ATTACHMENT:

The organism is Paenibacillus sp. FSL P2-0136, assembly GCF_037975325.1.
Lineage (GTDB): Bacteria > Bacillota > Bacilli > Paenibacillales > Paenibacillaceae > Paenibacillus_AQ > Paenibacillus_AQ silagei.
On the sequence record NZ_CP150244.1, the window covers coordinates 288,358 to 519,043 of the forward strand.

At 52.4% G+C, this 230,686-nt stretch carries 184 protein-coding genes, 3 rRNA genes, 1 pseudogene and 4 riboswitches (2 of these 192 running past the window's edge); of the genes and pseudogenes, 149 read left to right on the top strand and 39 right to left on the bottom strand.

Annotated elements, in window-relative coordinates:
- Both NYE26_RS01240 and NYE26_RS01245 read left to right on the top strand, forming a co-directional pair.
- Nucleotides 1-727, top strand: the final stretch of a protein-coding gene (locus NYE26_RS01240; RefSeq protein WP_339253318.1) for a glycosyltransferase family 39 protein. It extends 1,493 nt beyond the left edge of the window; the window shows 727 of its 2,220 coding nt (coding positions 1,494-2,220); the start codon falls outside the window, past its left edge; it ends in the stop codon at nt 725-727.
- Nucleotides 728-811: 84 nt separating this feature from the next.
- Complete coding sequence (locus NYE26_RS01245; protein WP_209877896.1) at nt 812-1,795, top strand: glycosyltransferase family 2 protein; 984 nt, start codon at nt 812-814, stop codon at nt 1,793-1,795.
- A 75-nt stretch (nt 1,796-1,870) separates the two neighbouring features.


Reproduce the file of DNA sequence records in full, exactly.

The organism is Paenibacillus sp. FSL P2-0136, assembly GCF_037975325.1.
Lineage (GTDB): Bacteria > Bacillota > Bacilli > Paenibacillales > Paenibacillaceae > Paenibacillus_AQ > Paenibacillus_AQ silagei.
On the sequence record NZ_CP150244.1, the window covers coordinates 288,358 to 519,043 of the forward strand.

At 52.4% G+C, this 230,686-nt stretch carries 184 protein-coding genes, 3 rRNA genes, 1 pseudogene and 4 riboswitches (2 of these 192 running past the window's edge); of the genes and pseudogenes, 149 read left to right on the top strand and 39 right to left on the bottom strand.

Annotated elements, in window-relative coordinates:
- Both NYE26_RS01240 and NYE26_RS01245 read left to right on the top strand, forming a co-directional pair.
- Nucleotides 1-727, top strand: the final stretch of a protein-coding gene (locus NYE26_RS01240; RefSeq protein WP_339253318.1) for a glycosyltransferase family 39 protein. It extends 1,493 nt beyond the left edge of the window; the window shows 727 of its 2,220 coding nt (coding positions 1,494-2,220); the start codon falls outside the window, past its left edge; it ends in the stop codon at nt 725-727.
- Nucleotides 728-811: 84 nt separating this feature from the next.
- Complete coding sequence (locus NYE26_RS01245; protein WP_209877896.1) at nt 812-1,795, top strand: glycosyltransferase family 2 protein; 984 nt, start codon at nt 812-814, stop codon at nt 1,793-1,795.
- A 75-nt stretch (nt 1,796-1,870) separates the two neighbouring features.